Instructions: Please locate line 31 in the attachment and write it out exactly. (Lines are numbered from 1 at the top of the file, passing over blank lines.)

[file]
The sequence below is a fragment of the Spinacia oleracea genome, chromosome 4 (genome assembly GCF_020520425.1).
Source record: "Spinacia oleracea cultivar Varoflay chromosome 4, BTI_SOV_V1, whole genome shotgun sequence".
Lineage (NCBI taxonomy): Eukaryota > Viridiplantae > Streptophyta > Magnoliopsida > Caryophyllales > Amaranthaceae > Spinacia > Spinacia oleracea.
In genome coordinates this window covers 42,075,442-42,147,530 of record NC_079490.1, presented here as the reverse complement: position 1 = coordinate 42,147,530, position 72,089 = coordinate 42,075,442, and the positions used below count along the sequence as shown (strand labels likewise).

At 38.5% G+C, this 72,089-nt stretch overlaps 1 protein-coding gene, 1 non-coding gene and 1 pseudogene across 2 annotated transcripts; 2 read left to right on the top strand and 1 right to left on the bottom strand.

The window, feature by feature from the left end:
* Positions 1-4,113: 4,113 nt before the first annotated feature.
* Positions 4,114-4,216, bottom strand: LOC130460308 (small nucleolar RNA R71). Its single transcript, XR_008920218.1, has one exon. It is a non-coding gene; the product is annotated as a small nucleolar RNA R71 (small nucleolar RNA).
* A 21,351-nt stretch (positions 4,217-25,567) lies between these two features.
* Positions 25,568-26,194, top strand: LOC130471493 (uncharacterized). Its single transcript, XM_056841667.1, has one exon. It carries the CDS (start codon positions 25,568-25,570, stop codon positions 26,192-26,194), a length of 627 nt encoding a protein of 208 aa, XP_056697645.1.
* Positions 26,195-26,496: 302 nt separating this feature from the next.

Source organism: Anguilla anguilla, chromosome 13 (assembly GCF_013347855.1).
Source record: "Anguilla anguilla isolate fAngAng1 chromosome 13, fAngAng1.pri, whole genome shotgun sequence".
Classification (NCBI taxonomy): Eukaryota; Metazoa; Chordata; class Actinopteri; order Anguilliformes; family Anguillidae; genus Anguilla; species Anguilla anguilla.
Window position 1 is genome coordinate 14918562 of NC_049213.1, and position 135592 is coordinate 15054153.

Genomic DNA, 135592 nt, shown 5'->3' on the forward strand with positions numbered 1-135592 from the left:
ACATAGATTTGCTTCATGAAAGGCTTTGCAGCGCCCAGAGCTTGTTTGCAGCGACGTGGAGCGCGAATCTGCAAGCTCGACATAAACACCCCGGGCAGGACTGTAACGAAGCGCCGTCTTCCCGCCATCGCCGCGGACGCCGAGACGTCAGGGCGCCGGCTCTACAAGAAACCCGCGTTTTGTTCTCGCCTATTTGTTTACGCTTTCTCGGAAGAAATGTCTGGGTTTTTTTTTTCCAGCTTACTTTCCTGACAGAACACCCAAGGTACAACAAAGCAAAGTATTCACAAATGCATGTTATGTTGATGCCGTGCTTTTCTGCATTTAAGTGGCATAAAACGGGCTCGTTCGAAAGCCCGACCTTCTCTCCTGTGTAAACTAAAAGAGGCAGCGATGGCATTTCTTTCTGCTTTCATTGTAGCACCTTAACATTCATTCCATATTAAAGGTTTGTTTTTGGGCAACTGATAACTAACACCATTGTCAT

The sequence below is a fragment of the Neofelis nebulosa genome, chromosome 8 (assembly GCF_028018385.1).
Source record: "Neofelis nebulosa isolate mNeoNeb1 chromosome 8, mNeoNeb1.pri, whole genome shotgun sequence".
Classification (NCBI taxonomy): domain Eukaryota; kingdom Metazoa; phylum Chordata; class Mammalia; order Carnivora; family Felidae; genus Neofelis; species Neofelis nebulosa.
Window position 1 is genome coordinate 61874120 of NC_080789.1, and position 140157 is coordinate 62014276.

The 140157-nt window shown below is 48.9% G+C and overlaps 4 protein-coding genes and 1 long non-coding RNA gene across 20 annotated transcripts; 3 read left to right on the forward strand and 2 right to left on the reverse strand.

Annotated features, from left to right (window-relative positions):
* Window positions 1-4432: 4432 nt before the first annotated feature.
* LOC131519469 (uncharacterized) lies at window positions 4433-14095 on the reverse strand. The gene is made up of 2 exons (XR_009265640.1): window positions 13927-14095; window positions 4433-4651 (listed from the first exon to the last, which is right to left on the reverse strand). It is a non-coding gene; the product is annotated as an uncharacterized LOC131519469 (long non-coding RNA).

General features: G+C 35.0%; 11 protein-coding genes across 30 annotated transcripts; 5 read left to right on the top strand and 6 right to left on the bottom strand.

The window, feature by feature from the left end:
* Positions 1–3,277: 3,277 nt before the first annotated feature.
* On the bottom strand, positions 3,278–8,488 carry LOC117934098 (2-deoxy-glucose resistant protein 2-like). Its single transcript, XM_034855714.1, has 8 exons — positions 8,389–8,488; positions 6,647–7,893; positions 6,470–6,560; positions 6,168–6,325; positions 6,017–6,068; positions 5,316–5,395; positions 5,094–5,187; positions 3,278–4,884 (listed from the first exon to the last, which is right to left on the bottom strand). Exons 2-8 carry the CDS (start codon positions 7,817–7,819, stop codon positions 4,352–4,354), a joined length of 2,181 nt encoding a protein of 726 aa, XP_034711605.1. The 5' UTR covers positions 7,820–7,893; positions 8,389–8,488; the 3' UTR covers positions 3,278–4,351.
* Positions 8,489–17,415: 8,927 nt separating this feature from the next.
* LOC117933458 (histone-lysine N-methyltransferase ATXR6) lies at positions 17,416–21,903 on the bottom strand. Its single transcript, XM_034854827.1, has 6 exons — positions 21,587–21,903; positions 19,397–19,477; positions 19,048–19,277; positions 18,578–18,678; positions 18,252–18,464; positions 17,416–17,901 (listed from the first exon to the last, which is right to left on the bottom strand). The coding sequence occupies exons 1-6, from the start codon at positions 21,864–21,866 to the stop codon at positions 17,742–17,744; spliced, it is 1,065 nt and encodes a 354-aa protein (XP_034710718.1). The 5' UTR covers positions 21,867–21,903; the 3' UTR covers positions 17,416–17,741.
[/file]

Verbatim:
* LOC117933458 (histone-lysine N-methyltransferase ATXR6) lies at positions 17,416–21,903 on the bottom strand. Its single transcript, XM_034854827.1, has 6 exons — positions 21,587–21,903; positions 19,397–19,477; positions 19,048–19,277; positions 18,578–18,678; positions 18,252–18,464; positions 17,416–17,901 (listed from the first exon to the last, which is right to left on the bottom strand). The coding sequence occupies exons 1-6, from the start codon at positions 21,864–21,866 to the stop codon at positions 17,742–17,744; spliced, it is 1,065 nt and encodes a 354-aa protein (XP_034710718.1). The 5' UTR covers positions 21,867–21,903; the 3' UTR covers positions 17,416–17,741.